said clamp means being an electrical conductor contacting the ground plane shield of said coaxial cable; and

a common grounding connection extending from said conductive clamp means to a terminal contact within said connector housing.

4. An electrical connector assembly according to claim 3, wherein said clamping means comprises a clamp bar attachable to said extension having tin plating along the surface of the clamp bar which contacts the wires to provide a good conducting surface; and

tin plating on the portion on the ground plane shield of said coaxial wire contacted by said clamp bar so that a good electrical connection is made between said clamp bar and said ground plane shield of said coaxial wire.

5. An electrical connector assembly according to claim 1, wherein a shelf is provided extending a short distance from the back face of said housing contiguous with the inner surface of said openings so that the spring leaf of the terminal contact can be placed thereon as a guide means for easy insertion into said opening.

Patent Citations
Cited PatentFiling datePublication dateApplicantTitle
US3020518 *Mar 5, 1959Feb 6, 1962Camping RalphSolderless electrical connectors
US3148928 *Sep 25, 1961Sep 15, 1964Burndy CorpElectrical connector hood assembly
US3167373 *May 14, 1962Jan 26, 1965Northrop CorpMulti-pin connector with protective shield
US3176261 *Dec 28, 1961Mar 30, 1965Burndy CorpPrinted circuit board connector
US3509513 *Mar 27, 1968Apr 28, 1970IbmCables connecting assembly
BE549865A * Title not available
Referenced by
Citing PatentFiling datePublication dateApplicantTitle
US3854787 *Mar 5, 1973Dec 17, 1974Amp IncIntegral housing and strain relief
US3904261 *May 10, 1971Sep 9, 1975Ncr CoElectrical cable connector
US3920309 *Apr 18, 1974Nov 18, 1975Amp IncStackable electrical connector assembly
US4017141 *May 23, 1973Apr 12, 1977Bury Allen JConnectors with primary and secondary lock structure
US4076365 *Nov 22, 1976Feb 28, 1978Amp IncorporatedElectrical connector having conductor spreading means
US4188080 *Mar 2, 1978Feb 12, 1980Siemens AktiengesellschaftCable for transmitting low-level signals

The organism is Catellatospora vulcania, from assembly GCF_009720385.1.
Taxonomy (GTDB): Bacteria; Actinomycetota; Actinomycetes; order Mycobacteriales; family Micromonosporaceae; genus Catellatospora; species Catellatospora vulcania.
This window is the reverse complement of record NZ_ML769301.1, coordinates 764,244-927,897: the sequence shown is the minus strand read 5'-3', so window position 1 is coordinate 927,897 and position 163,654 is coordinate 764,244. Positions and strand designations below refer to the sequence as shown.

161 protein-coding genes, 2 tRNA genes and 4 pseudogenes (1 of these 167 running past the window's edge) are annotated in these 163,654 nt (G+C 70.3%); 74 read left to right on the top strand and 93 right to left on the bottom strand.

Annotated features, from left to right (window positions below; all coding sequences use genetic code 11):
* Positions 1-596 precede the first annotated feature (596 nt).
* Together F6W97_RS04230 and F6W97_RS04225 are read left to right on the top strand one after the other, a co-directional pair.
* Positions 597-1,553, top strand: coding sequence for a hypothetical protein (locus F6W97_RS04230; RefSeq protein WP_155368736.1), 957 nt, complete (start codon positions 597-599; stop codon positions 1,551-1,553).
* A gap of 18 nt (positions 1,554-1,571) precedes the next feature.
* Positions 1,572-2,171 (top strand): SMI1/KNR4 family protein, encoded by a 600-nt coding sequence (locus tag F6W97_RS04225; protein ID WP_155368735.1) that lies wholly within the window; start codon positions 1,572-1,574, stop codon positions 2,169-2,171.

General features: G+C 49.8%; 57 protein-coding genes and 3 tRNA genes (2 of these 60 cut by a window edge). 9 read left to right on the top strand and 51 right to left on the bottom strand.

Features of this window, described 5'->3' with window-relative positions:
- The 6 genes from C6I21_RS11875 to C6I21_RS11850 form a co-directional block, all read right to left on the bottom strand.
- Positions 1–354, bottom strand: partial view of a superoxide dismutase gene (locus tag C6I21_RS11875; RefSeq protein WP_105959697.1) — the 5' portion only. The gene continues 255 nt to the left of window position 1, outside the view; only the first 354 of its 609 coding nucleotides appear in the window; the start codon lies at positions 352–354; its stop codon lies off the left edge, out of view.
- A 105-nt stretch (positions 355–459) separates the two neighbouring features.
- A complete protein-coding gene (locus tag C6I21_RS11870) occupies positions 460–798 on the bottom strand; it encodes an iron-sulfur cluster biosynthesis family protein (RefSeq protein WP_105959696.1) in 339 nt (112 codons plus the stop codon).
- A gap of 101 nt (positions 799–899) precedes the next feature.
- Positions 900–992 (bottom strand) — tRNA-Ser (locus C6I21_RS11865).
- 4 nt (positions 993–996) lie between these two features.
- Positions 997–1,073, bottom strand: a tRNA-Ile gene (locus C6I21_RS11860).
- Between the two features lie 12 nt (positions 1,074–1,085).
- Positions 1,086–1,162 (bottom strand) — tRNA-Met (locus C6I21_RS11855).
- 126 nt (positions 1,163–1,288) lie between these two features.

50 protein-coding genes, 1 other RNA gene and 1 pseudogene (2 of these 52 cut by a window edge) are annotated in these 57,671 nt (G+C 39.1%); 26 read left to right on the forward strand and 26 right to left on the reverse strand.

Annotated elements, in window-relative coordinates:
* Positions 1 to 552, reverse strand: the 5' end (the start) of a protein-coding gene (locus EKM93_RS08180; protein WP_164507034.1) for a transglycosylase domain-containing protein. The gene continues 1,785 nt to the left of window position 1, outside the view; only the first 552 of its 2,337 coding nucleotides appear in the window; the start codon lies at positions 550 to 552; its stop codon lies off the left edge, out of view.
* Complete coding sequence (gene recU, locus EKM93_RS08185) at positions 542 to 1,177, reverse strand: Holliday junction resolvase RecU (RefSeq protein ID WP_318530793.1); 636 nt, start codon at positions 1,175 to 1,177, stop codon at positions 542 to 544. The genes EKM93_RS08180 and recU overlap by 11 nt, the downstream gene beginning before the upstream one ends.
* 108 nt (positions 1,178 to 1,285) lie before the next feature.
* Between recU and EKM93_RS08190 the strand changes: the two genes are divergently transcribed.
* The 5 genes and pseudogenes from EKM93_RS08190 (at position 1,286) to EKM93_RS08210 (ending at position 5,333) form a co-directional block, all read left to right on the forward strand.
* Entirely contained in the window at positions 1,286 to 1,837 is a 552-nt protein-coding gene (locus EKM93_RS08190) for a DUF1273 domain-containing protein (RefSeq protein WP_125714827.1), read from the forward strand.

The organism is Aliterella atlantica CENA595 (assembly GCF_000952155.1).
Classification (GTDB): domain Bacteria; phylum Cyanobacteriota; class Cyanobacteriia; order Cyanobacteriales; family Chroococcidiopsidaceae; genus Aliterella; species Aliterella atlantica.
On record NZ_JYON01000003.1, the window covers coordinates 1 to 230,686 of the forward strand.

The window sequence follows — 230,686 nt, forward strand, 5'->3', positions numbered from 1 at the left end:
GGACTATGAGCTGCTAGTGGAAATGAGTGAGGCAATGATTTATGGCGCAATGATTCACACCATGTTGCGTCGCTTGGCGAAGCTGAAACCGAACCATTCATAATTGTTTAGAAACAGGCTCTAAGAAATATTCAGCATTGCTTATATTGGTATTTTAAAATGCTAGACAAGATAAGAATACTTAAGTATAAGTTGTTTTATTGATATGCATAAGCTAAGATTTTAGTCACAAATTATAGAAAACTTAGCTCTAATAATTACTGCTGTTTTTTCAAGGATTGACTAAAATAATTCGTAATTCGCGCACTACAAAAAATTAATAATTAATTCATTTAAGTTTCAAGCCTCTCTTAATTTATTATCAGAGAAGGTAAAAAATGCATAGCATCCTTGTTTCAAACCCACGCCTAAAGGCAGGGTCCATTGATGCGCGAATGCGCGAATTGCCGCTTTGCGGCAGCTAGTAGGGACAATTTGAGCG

US4343085 *Aug 18, 1980Aug 10, 1982Amp IncorporatedConnector assembly for mass termination
US4367909 *Oct 15, 1980Jan 11, 1983Amp IncorporatedRibbon cable connector
US4379611 *Nov 3, 1980Apr 12, 1983Hughes Aircraft CompanyConnector with low force socket contact having an integral hood
US4380361 *Mar 2, 1981Apr 19, 1983Amp IncorporatedElectrical connector cover kit
US4448471 *May 20, 1982May 15, 1984Amp IncorporatedPolarized locking latch cover for an electrical connector
US4486950 *Aug 12, 1982Dec 11, 1984Amp IncorporatedMethod of making two row electrical connector
US4579404 *Sep 20, 1984Apr 1, 1986Amp IncorporatedConductor-terminated card edge connector
US4585290 *Jul 26, 1984Apr 29, 1986The Siemon CompanyModular test plug adapter
US4602830 *Sep 20, 1984Jul 29, 1986Amp IncorporatedDouble row electrical connector
US4602831 *Aug 26, 1985Jul 29, 1986Amp IncorporatedElectrical connector and method of making same
US4682840 *Apr 16, 1986Jul 28, 1987Amp IncorporatedElectrical connection and method of making same
US4737117 *Mar 30, 1987Apr 12, 1988Amp IncorporatedDouble-row electrical connector and method of making same
US4773878 *Jul 2, 1987Sep 27, 1988W. L. Gore & AssociatesShielded flat cable connectors
US4826443 *Jun 12, 1987May 2, 1989Amp IncorporatedContact subassembly for an electrical connector and method of making same
US5241135 *Dec 13, 1991Aug 31, 1993The Boeing CompanyConnector grounding terminal
US5244415 *Feb 7, 1992Sep 14, 1993Harbor Electronics, Inc.Shielded electrical connector and cable
US5355583 *Jul 27, 1993Oct 18, 1994Yazaki CorporationMethod and apparatus for inserting terminal
US5389006 *Aug 13, 1993Feb 14, 1995Burndy CorporationLightweight entertainment connector
US5554038 *Nov 16, 1994Sep 10, 1996Framatome Connectors InternationalConnector for shielded cables
US6059602 *Mar 17, 1999May 9, 2000The Whitaker CorporationShroud for electrical connector
US6183309 *Apr 26, 1999Feb 6, 2001Thomas Shiaw-Cherng ChiangMolded electrical receptacle assembly
US6354879Oct 5, 2000Mar 12, 2002Ball Aerospace & Technologies Corp.Connector for shielded conductors
DE2840781A1 *Sep 19, 1978Apr 5, 1979Bryant Mfg Pty LtdSteckkupplung fuer elektrische kreise
Classifications
U.S. Classification439/465, 424/497, 439/687, 439/748, 439/579
International ClassificationH01R13/432, H01R13/595, H01R13/11, H01R13/502
Cooperative ClassificationH01R13/432, H01R13/595, H01R23/02, H01R2107/00
European ClassificationH01R23/02